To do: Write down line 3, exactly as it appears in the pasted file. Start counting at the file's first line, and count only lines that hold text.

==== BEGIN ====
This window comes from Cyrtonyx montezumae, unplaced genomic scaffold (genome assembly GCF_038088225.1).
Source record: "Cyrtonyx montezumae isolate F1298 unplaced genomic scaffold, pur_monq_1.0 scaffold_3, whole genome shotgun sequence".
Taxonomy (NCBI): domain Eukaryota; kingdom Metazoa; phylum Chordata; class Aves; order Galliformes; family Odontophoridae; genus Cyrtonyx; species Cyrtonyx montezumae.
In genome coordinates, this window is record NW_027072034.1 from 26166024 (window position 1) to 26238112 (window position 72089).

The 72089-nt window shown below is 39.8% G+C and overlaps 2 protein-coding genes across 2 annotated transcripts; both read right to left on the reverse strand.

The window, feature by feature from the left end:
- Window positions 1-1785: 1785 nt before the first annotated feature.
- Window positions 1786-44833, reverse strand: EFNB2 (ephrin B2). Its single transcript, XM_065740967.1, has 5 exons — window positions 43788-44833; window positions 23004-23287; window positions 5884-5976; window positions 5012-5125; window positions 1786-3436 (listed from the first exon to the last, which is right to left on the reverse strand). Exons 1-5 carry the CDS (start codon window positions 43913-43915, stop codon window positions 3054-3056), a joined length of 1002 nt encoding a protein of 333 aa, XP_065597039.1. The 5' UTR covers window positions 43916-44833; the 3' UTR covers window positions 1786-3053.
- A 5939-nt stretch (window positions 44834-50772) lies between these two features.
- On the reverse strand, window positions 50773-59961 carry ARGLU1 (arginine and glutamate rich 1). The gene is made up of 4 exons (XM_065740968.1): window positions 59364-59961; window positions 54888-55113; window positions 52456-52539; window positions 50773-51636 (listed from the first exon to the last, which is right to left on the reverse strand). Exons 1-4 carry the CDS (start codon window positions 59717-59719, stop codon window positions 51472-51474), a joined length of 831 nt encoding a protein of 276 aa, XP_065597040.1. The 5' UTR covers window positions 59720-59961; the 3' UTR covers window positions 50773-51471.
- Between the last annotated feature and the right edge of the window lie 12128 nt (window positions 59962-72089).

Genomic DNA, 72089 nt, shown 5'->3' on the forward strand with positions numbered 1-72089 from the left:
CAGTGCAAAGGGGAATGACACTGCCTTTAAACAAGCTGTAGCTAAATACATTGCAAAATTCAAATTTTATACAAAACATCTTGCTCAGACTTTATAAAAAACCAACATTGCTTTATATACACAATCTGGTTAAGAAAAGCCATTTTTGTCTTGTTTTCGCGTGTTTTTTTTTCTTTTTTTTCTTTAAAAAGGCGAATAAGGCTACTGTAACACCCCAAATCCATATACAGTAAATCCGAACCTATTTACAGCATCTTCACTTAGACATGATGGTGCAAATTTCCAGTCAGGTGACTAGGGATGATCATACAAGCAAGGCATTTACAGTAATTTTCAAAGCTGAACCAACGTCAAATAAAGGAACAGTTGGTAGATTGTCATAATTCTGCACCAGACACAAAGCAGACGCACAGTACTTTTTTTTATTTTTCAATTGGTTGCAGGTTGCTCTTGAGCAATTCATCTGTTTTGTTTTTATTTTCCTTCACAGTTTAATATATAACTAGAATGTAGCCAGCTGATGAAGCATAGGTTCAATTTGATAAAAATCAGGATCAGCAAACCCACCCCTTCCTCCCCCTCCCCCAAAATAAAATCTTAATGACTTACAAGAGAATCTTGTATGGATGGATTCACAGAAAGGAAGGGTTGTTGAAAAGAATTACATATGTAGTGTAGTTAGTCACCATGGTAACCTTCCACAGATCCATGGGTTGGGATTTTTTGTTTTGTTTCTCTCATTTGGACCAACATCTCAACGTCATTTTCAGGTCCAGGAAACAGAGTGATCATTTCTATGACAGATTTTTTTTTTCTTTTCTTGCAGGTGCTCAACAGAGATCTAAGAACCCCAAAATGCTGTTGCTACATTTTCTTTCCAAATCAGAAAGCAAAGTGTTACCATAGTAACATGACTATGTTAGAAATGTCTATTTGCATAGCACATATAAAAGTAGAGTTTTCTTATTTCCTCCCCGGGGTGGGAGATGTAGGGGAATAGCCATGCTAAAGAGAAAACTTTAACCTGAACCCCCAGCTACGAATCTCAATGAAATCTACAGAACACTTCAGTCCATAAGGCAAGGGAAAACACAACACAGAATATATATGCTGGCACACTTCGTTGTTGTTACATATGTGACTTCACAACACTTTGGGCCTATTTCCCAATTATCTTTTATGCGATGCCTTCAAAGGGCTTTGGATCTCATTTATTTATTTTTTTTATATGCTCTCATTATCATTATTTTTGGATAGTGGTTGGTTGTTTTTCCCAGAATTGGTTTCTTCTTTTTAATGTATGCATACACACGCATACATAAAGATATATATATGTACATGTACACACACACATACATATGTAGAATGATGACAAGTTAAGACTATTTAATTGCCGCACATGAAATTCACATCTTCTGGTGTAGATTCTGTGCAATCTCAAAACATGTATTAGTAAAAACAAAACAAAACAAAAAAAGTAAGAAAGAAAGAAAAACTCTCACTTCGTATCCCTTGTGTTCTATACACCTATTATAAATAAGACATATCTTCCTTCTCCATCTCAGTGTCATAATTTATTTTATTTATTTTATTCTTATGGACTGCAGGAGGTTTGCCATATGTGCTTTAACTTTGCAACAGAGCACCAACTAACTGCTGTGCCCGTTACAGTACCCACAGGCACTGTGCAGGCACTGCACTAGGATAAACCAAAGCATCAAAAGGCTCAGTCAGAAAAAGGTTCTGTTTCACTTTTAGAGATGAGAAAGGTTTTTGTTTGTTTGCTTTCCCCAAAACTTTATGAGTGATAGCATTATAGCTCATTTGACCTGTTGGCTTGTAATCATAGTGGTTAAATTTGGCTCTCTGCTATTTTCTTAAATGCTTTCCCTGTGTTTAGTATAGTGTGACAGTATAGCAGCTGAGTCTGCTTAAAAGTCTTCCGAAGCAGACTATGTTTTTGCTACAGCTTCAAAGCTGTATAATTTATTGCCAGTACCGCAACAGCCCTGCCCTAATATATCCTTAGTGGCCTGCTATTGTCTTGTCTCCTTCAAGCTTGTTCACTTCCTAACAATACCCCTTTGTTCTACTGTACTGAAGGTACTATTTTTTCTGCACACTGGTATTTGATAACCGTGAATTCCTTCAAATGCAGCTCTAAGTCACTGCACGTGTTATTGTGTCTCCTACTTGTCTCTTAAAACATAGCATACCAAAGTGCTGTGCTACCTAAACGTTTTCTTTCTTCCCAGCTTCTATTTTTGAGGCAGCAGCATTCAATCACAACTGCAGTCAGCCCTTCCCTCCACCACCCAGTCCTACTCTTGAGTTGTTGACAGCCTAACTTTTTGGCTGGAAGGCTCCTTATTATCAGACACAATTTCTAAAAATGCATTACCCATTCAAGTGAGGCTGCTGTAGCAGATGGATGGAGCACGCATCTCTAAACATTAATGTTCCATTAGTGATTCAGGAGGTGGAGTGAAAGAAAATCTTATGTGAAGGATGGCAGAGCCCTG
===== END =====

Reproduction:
Taxonomy (NCBI): domain Eukaryota; kingdom Metazoa; phylum Chordata; class Aves; order Galliformes; family Odontophoridae; genus Cyrtonyx; species Cyrtonyx montezumae.